A statement posted on the court’s website said the judges took the decision mindful of the many security concerns raised by the victims in both cases.
“The chamber is duty-bound by law to protect the safety and well-being of witnesses and victims throughout the proceedings. Those concerns were also supported by regular reports received by the chamber on the security situation in the Republic of Kenya,” read the statement in part.
This means that that Hague suspects William Ruto, Henry Kosgey and Joshua Sang, Head of Civil Service Francis Muthaura, Deputy Prime Minister Uhuru Kenyatta and Former Police Commissioner Major-General (Rtd) Mohammed Hussein Ali will all know their fate on the same day.
The court did not however give a specific date for the rulings.
The six separately attended the confirmation of charges hearings in The Hague from September 1 to 8, 2011 and from September 21 to October 5 , 2011 respectively.
The International Criminal Court judges had during the hearings held this month spoken directly to the Kenyan people, demanding they do not harm witnesses or victims in the two Kenya cases before them.
The Pre-Trial Chamber II Presiding Judge Ekaterina Trendafilova additionally assured Kenyans that they would reach independent and impartial decisions on the two Kenya cases.
Judge Trendafilova made the statement on behalf of her fellow judges at the close of hearings to determine whether the cases proceed to trial.
During the hearings, lawyers representing victims of the post election violence reported claims of threats to the families of people suspected of being prosecution witnesses.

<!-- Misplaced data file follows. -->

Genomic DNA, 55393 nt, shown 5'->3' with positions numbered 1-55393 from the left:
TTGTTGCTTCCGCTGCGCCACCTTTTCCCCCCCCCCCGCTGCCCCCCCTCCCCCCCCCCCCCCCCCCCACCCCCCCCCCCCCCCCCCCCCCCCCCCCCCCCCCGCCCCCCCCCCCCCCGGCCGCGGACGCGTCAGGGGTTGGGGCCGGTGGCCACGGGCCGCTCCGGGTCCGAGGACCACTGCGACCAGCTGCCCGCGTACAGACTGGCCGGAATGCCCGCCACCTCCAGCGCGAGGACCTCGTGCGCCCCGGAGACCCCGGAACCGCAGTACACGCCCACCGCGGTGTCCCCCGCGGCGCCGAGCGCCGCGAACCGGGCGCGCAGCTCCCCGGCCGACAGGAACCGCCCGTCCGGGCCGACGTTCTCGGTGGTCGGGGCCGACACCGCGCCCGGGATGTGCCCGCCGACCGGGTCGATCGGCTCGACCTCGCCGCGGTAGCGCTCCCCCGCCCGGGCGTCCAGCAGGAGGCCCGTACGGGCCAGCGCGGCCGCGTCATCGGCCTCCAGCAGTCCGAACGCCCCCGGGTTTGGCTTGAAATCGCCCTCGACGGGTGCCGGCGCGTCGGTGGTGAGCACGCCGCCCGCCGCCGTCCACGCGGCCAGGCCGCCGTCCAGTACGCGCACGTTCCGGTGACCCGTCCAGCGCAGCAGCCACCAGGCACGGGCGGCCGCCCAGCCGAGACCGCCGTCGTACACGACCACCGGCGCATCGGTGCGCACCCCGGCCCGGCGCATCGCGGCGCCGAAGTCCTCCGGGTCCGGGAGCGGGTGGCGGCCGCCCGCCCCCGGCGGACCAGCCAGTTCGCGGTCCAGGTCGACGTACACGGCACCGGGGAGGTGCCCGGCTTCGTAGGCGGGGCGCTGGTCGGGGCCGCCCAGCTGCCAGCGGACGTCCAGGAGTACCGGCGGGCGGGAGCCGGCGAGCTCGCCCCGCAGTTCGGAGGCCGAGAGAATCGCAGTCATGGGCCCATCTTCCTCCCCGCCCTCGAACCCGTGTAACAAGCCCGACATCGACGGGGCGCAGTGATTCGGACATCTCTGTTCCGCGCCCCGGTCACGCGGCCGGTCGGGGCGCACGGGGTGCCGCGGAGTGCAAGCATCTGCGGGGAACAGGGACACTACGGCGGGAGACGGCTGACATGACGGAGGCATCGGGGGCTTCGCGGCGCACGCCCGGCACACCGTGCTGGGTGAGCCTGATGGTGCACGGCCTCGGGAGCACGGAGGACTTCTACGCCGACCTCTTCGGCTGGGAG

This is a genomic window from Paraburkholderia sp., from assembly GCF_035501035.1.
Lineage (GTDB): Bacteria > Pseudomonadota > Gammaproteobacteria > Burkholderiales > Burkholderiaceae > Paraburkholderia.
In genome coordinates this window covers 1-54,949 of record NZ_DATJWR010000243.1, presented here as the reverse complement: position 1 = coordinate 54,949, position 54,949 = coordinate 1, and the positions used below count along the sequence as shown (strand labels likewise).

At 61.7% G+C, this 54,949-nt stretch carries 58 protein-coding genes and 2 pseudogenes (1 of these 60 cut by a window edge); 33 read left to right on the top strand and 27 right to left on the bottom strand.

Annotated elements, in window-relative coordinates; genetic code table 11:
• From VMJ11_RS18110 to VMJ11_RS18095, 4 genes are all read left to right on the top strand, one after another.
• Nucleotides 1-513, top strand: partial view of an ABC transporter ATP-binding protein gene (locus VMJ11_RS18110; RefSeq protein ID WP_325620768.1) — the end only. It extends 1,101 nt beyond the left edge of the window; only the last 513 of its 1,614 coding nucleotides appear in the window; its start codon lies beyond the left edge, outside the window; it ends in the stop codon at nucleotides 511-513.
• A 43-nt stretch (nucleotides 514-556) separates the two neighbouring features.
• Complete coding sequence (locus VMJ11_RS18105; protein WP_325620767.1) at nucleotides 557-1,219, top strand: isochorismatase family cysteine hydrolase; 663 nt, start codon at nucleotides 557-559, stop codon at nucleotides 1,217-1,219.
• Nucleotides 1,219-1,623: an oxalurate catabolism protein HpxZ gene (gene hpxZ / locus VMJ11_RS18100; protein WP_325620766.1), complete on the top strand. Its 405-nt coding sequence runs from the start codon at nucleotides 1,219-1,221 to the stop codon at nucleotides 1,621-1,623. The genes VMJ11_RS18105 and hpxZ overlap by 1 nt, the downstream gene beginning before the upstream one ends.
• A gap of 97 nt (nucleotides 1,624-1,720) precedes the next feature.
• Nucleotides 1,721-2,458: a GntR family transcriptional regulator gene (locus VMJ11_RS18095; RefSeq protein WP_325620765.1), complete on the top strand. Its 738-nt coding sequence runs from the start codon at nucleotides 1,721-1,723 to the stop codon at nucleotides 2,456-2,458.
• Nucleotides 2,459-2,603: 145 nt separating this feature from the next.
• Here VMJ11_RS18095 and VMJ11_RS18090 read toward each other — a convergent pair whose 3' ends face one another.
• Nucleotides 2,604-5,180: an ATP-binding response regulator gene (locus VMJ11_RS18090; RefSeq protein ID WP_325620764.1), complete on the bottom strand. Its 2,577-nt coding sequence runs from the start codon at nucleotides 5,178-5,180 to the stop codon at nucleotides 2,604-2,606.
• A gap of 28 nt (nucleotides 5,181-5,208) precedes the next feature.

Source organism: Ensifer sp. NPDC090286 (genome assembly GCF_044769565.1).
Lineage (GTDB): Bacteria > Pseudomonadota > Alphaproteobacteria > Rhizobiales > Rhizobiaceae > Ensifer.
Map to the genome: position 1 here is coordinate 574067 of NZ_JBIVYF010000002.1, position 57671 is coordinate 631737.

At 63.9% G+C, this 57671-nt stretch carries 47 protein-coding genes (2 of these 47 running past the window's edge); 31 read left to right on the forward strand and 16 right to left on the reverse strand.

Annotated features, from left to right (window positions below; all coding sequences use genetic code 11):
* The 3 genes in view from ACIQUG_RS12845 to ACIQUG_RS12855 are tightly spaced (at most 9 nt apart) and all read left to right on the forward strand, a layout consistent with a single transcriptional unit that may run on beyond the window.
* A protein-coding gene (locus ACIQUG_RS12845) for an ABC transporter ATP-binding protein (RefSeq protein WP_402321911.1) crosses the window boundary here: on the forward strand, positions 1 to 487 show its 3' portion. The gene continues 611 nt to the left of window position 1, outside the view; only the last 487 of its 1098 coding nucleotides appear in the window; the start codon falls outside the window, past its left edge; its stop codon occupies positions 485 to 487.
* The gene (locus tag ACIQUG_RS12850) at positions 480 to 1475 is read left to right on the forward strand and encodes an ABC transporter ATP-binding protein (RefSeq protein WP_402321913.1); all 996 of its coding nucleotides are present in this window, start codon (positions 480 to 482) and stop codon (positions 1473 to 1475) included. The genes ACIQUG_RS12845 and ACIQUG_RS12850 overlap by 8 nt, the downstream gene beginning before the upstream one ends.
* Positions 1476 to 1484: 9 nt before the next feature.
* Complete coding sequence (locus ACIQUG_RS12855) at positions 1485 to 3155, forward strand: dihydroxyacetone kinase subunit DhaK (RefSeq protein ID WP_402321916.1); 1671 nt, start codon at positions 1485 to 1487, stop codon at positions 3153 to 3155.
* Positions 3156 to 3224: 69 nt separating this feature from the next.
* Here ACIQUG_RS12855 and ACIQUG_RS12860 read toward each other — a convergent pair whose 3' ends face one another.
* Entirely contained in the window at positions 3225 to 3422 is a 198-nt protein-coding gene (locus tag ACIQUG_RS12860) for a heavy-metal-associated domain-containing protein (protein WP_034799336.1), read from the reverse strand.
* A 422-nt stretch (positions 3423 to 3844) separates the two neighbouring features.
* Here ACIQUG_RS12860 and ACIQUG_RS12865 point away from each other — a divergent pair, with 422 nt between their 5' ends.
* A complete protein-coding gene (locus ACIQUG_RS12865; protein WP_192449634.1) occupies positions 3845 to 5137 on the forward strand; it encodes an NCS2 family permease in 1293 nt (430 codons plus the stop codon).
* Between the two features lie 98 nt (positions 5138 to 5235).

ICC Prosecutor Luis Moreno Ocampo had indicated in a television interview that he would support the request by one of the lawyers for the victims, Morris Anyah, who in his closing statement requested the judges to consider announcing their decision on the Kenya cases at the same time, even though the hearings for the two were held on different dates.
Moreno-Ocampo wants Kenyatta, Muthaura and Major-General (Rtd) Hussein Ali charged with five counts of crimes against humanity.
The ICC prosecutor alleges the three were the masterminds of or contributed in a huge way to the killing of non-Kikuyus in Nakuru and Naivasha in late January 2008 in retaliation for the killing of Kikuyus earlier that month in the northern part of the Rift Valley.
He claims the Mungiki criminal gang carried out the killings and the police allowed them to commit the crimes.
Ruto, Kosgey and Sang are facing separate charges for the organising violence in the northern Rift Valley.
Kenya ratified the Rome Statute on 15 March, 2005 becoming a State party in June 2005.
According to the Rome Statute, the Court may exercise its jurisdiction in situations where the alleged perpetrator is a national of a State Party or where the crime was committed in the territory of a State Party.
On 31 March 2010, Pre-Trial Chamber II authorised the prosecutor to commence an investigation into the situation in the Kenya in relation to the 2007/2008 post-election violence.